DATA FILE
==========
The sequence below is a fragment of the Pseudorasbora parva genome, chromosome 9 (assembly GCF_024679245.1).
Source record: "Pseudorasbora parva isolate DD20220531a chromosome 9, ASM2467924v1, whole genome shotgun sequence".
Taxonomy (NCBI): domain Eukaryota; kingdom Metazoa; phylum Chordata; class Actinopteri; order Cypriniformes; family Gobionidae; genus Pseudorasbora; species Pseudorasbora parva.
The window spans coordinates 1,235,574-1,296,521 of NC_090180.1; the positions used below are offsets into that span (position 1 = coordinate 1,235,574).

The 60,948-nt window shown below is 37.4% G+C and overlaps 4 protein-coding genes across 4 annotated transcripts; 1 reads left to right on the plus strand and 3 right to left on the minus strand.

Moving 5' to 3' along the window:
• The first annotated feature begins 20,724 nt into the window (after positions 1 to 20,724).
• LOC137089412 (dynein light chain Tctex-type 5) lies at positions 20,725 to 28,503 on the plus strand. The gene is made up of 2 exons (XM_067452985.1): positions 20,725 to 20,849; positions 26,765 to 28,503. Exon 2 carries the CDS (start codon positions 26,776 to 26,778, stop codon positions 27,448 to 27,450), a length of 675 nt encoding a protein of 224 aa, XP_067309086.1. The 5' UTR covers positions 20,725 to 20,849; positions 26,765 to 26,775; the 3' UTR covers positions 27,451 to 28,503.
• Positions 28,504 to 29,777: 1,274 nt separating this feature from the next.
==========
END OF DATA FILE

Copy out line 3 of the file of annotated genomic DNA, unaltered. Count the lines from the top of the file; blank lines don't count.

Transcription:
Taxonomy (NCBI): domain Eukaryota; kingdom Metazoa; phylum Chordata; class Actinopteri; order Cypriniformes; family Gobionidae; genus Pseudorasbora; species Pseudorasbora parva.